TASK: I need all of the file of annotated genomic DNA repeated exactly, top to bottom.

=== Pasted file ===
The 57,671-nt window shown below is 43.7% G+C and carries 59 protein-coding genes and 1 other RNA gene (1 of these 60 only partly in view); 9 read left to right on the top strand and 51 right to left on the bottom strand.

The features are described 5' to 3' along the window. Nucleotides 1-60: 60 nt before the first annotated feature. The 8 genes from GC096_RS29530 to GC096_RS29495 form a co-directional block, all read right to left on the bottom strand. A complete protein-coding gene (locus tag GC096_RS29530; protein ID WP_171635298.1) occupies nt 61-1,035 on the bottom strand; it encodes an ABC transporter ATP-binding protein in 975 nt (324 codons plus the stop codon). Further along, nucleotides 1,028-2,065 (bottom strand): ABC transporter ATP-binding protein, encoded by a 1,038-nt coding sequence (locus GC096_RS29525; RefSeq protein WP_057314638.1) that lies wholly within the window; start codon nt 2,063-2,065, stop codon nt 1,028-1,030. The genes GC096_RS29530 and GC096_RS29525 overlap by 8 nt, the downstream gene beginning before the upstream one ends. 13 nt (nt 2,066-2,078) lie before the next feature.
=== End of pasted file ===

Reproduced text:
The 57,671-nt window shown below is 43.7% G+C and carries 59 protein-coding genes and 1 other RNA gene (1 of these 60 only partly in view); 9 read left to right on the top strand and 51 right to left on the bottom strand.

The features are described 5' to 3' along the window. Nucleotides 1-60: 60 nt before the first annotated feature. The 8 genes from GC096_RS29530 to GC096_RS29495 form a co-directional block, all read right to left on the bottom strand. A complete protein-coding gene (locus tag GC096_RS29530; protein ID WP_171635298.1) occupies nt 61-1,035 on the bottom strand; it encodes an ABC transporter ATP-binding protein in 975 nt (324 codons plus the stop codon). Further along, nucleotides 1,028-2,065 (bottom strand): ABC transporter ATP-binding protein, encoded by a 1,038-nt coding sequence (locus GC096_RS29525; RefSeq protein WP_057314638.1) that lies wholly within the window; start codon nt 2,063-2,065, stop codon nt 1,028-1,030. The genes GC096_RS29530 and GC096_RS29525 overlap by 8 nt, the downstream gene beginning before the upstream one ends. 13 nt (nt 2,066-2,078) lie before the next feature.